The Canada West Ski Areas Association reported 26,000,000 Alpine skier and snowboarder visits during the study period (personal communication, J. Spencer, April 192021). The incidence rate of NARSIDs during the study period was 0.31 per million skier visits.

As indicated in table 1, seven victims were male Alpine skiers. Five of the eight victims were skiing within the ski area boundary but off designated trails. Out-of-bounds Alpine skiers and snowboarders accounted for 3 of the fatalities. The mean age of the deceased was 28 years (range, 9 to 49 years).


Table 1. Non-Avalanche-Related Snow-Immersion Deaths in British Columbia, 1993-192021

Case Date Age Gender Location Activity Mechanism
1 Jan 93 33 M IB trees Skiing Tree well
2 Dec 94 22 M IB trees Skiing Tree well
3 Feb 94 30 M OB trees Skiing Deep snow
4 Mar 95 9 F IB trees Skiing Tree well
5 Dec 96 42 M IB open terrain Skiing Deep snow
6 Dec 96 19 M IB trees Skiing Tree well
7 Dec 96 49 M OB trees Skiing Tree well
8 Feb 2021 23 M OB trees Snowboarding Tree well

IB = in bounds (within ski area boundary); OB = out of bounds

Tree wells were the most common feature of the fatalities; six occurred in soft snow around the base of coniferous trees (figure 2), and two cases involved deep snow without a tree well. The victim in case 3 was skiing and fell headfirst into a deep snowdrift and could not free himself. The subject in case 5 was an advanced skier who became wedged under a fallen tree beside an expert-only run during a severe snowstorm. He dislocated his shoulder in the fall, was unable to free himself, and was asphyxiated in the snow. None of the other victims had evidence of trauma in their falls.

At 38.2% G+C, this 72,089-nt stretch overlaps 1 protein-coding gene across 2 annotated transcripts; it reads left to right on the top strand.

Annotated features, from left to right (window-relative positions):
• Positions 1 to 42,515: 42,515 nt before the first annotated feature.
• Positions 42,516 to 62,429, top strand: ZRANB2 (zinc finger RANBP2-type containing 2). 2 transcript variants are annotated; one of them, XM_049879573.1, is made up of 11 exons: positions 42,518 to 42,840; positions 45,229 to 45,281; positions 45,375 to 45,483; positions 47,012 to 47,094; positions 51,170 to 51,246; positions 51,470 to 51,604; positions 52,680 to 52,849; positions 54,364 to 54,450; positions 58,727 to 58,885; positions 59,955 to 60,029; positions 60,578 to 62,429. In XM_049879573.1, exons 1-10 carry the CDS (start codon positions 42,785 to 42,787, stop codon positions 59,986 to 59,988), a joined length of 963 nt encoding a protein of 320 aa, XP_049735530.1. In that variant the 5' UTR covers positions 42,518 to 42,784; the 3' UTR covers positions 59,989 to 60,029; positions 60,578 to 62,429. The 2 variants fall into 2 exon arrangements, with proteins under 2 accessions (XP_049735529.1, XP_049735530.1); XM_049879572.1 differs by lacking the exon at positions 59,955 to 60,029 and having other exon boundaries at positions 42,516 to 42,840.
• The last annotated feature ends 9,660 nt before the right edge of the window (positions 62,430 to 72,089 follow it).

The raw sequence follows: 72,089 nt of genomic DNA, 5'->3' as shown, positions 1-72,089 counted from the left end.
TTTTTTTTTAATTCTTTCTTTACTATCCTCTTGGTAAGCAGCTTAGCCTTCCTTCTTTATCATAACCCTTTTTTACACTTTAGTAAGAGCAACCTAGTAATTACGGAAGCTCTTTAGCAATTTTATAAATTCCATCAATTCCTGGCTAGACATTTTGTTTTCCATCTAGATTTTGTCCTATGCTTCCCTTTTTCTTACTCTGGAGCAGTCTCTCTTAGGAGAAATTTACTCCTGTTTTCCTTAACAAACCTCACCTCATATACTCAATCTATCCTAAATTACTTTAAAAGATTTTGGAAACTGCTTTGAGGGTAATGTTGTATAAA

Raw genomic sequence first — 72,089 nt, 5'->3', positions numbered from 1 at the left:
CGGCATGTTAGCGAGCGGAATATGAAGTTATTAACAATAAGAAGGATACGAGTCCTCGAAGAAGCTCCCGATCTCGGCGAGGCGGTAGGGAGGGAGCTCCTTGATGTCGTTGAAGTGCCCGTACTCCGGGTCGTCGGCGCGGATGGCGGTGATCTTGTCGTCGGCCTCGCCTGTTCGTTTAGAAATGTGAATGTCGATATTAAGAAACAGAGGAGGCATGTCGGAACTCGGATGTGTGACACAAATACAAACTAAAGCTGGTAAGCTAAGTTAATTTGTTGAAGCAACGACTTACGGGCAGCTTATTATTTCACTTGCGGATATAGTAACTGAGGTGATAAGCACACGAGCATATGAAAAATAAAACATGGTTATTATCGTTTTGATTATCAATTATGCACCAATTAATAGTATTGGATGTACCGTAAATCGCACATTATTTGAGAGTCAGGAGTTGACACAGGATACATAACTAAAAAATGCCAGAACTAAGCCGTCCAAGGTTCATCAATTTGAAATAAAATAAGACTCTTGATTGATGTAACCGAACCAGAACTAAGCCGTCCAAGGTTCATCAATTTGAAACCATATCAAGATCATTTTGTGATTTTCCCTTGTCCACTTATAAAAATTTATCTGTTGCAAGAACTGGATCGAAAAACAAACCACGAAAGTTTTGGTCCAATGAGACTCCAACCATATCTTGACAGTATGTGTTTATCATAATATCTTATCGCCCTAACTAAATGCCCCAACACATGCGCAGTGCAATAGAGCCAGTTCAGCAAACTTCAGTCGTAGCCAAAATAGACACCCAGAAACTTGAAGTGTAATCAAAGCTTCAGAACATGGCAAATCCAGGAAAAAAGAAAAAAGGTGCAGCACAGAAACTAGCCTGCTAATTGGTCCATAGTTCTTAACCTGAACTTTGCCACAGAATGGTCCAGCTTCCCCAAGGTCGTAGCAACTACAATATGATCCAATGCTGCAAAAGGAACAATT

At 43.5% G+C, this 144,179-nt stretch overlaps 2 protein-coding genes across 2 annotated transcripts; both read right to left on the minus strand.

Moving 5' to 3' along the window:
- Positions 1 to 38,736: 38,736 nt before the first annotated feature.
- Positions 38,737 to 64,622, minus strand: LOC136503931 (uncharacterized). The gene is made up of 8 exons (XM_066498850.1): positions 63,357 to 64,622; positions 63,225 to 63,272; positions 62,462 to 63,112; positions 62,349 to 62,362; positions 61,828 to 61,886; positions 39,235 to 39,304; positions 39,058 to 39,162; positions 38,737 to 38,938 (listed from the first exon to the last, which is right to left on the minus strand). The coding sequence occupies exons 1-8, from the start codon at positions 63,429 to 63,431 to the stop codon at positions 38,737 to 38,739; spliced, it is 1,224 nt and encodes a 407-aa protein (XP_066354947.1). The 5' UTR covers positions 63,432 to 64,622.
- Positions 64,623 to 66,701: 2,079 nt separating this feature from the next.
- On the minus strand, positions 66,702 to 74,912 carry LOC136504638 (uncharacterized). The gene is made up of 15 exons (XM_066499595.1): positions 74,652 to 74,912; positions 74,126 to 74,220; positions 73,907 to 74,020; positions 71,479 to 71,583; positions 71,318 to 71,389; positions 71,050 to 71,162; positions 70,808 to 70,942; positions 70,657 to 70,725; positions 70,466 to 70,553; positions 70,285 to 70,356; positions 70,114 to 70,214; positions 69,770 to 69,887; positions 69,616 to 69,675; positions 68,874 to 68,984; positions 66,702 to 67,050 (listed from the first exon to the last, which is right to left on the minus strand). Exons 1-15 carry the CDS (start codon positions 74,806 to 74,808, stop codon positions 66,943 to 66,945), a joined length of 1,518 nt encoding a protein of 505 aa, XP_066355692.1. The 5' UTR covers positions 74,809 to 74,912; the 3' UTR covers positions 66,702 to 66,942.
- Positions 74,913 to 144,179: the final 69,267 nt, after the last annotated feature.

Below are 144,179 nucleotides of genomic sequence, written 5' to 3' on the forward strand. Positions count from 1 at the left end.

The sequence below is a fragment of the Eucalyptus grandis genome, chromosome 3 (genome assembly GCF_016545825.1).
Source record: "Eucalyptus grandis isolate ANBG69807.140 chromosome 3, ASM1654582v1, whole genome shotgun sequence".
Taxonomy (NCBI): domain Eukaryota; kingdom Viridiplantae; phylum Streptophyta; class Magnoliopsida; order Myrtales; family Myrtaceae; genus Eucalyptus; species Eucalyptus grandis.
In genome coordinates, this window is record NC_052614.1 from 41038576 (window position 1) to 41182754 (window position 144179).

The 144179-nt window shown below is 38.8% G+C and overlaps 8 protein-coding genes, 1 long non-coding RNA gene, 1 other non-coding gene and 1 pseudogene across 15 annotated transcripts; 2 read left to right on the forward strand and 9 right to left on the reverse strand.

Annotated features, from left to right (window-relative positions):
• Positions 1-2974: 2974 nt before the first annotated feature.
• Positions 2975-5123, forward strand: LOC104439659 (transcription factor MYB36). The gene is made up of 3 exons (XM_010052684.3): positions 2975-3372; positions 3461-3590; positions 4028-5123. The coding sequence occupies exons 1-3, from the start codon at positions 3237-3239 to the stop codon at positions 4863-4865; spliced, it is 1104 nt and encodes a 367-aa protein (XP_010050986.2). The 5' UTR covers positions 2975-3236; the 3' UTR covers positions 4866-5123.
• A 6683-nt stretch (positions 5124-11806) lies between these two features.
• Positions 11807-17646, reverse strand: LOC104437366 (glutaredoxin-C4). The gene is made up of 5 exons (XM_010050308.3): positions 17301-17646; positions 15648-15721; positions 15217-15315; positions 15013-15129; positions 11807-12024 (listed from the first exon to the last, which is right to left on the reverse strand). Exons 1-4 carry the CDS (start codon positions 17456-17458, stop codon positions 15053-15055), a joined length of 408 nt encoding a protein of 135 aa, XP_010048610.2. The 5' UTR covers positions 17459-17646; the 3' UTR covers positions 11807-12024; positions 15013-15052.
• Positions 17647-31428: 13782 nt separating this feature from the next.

[Figure 2]

Three victims (cases 1,5,6) were skiing alone at the time of death; four (cases 2,3,7,8) were skiing in groups of two to four people, and one (case 4), a 9-year-old girl, was with her ski school class of more than 10 children and an instructor. It is thought that she may have jumped alongside an intermediate ski run and landed off the designated run in a tree well. No one in her class saw what happened. The ski area immediately initiated a search, and several hours later an avalanche rescue dog was brought into the search. The dog team followed the path between where the girl had last been seen and where the instructor noticed her absence (approximately 150 m [492 ft]). Within minutes the dog found the girl submerged in a tree well.

An avalanche rescue dog was also instrumental in finding the victim in case 8. The snowboarder had slid silently into a deep tree well while his riding partner was slightly ahead and on a different line through the trees. This victim's head was almost 3.0 m (9.8 ft) below the surface, and his snowboard was 0.30 m (.2021 ft) below the surface, making him invisible to searchers. Despite the struggle to free himself and the ensuing search by his riding partner and the ski patrol, an avalanche rescue dog was needed to locate the victim the following day.

In all cases, resuscitation was delayed 15 minutes to 20 hours because the victims were alone or their friends did not witness the fatal fall. In several cases, the victims' friends retraced their paths and found their missing partners, but in other cases group members assumed the missing person had skied off ahead or behind the group and did not report him or her missing until later that day.

All of the deceased were advanced skiers (including the 9-year-old girl). The deaths occurred at large, medium, and small ski areas.

The only consistent contributing factor that surfaced in the analysis was that NARSIDs occurred during or immediately after large snowstorms. Unfortunately, details about the snowpack were absent from the majority of the case files. In the two cases that I personally investigated, the depth of soft snow around the victims was between 1.65 m (5.4 ft) and 2.50 m (8.2 ft). As defined by the Canadian Avalanche Association Manual (14), the snow density was "fist resistance" for the entire depth, but because of the victim's struggle and resulting heat loss, the snow immediately around the victim was "knife resistance."

Toxicology reports were evaluated for each victim because drugs and alcohol sometimes contribute to fatalities in Alpine skiing and snowboarding (15-17). Only one victim (case 7) tested positive for an illicit drug. He had traces of delta-9-tetrahydrocannabinol (THC) in his blood, and the pathologist estimated that marijuana had been consumed 12 to 24 hours before death.

Discussion

During the past six ski seasons, 8 of 32 fatalities on British Columbia ski slopes were NARSIDs. This finding has not been previously reported and may indicate an emerging pattern.